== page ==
10 QUESTIONS WITH LUKE PINION

Tuesday, July 1, 2014

1. What attracted you to the sport of skydiving?

LP: Skydiving was initially not something I had intended on doing (see question #2). However, after landing from my first tandem skydive, I knew there no was no turning back. I couldn’t stop thinking about jumping, dreaming about jumping, and wanting to jump as much as possible. Skydiving was the only time in my life when I could be completely in the moment. When you’re in the air, nothing else matters. No matter what might have been going on in my life, skydiving was my escape from it all and a chance to experience true freedom. Additionally, I loved the fact that this was something I could continue to progress in no matter how many years, how many jumps, or how much experience I would ever accumulate in the sport. This challenge excited me and continues to be one of my favorite aspects of the sport. Who doesn’t love a challenge?! I was further drawn to the skydiving community and being part of a family at the DZ. I was fortunate enough to have two great DZO’s who supported me along the way, and continue to do so.

2. What influenced you to actually make the phone call to make your first skydive?

LP: My older brother had bought me a skydiving gift certificate for my high school graduation. I waited until right before I left home for my freshman year of college to cash in on the unknown life-changing gift. Neither my brother nor I had no idea what that gift was capable of doing to and for my future. I am forever grateful for that “push,” though I like to think I would have made that first jump sooner or later.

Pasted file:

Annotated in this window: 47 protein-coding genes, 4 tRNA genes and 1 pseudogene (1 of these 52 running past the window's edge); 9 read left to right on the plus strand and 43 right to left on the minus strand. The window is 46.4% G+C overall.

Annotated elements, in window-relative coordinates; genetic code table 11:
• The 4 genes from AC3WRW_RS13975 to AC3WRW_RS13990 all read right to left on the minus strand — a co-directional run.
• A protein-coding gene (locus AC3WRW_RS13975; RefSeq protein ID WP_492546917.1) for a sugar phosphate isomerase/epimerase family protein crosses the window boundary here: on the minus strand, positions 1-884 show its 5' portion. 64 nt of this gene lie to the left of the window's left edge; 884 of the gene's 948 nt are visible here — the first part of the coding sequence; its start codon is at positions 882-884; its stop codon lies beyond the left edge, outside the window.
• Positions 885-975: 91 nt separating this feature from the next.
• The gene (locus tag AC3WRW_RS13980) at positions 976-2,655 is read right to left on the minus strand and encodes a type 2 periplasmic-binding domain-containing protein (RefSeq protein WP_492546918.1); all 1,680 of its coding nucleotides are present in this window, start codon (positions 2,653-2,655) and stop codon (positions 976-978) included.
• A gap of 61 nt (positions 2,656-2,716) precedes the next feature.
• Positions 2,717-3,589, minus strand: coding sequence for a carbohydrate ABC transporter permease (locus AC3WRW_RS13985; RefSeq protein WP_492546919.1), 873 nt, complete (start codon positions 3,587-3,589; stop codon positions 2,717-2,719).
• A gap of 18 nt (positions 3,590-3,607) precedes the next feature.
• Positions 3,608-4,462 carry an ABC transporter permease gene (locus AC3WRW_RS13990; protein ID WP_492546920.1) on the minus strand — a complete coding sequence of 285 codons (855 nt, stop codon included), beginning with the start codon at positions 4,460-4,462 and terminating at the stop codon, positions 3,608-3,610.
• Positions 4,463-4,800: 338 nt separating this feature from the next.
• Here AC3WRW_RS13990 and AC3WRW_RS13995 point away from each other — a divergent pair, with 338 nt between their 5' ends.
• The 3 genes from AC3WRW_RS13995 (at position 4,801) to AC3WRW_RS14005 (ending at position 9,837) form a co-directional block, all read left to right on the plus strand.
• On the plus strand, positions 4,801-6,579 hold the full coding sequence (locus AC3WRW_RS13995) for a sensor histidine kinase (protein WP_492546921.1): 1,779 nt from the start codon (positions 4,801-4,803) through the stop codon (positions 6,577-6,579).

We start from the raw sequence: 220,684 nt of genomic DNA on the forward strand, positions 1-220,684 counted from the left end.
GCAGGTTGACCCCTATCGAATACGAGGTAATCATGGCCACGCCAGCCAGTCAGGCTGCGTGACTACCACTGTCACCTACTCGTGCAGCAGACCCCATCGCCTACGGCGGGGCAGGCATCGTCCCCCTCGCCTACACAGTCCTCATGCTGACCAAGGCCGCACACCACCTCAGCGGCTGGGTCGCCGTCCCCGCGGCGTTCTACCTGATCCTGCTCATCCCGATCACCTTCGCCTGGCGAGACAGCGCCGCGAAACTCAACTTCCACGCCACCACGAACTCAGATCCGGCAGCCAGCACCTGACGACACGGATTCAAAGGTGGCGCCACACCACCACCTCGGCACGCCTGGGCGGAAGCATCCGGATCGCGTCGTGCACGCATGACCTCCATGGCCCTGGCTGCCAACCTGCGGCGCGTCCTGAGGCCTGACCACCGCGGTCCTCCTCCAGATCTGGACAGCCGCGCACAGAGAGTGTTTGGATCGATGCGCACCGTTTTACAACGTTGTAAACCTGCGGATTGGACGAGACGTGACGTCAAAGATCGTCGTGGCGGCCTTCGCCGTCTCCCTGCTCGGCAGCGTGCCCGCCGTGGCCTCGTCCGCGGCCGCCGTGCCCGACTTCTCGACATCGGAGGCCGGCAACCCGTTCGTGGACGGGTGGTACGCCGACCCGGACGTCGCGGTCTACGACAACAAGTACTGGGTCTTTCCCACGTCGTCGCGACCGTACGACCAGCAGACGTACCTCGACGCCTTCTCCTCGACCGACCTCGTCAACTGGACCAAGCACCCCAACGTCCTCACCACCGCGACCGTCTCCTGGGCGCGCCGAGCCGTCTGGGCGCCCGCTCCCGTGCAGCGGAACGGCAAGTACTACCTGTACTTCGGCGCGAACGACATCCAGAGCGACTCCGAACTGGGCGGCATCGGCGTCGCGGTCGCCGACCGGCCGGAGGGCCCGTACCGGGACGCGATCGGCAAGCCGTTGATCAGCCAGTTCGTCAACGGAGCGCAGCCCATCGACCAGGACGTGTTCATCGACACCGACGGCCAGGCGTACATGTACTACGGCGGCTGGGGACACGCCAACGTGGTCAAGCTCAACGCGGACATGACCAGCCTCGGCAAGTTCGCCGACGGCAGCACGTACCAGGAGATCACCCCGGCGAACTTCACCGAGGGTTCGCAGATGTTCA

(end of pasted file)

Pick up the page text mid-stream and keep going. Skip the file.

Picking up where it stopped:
3. What’s the most memorable skydive you’ve ever been on?

LP: Oh man, there are so many! Skydiving in the Swiss Alps, balloon jumps, night jumps, beach jumps, naked jumps, freezing-cold-Wisconsin-winter jumps. As a tandem instructor, I’ve had several special jumps where I made a particular connection with my student. I absolutely love being able to help provide the experience to other people and connect with them in such a unique way, particularly when it’s their first jump. One fun jump that stands out was a three-way RW jump in late Wisconsin Fall. I had been congested for a while but thought I was clear enough to make the jump. As soon as I exited the aircraft I was blinded by a wall of snot that instantly covered my goggles. Of course, by the time I tried wiping off the goggles the snot had already frozen to the plastic. Through the small, dime-sized window of clarity that I managed to peak through, I saw my two friends pointing and laughing for the remainder of the jump. There have been so many fun, exciting, and memorable moments in the past 12 years; however, this one stands at the moment for some reason.

4. Who / What inspires you?

LP: I am inspired by growth and learning. I never want to become stagnant or bored in anything I do. I consider myself a life-long learner and think there is so much to know in this world that we need to experience as much of it as possible. As a younger skydiver, I was particularly inspired by an older, more experienced skydiver named Bill. He became a mentor to me and was always so encouraging while really pushing me to grow in the sport. He was also the first person I knew to die skydiving, which also proved to be an emotional learning experience from a whole other angle.

5. Of the places you have visited – what is your favorite place and why?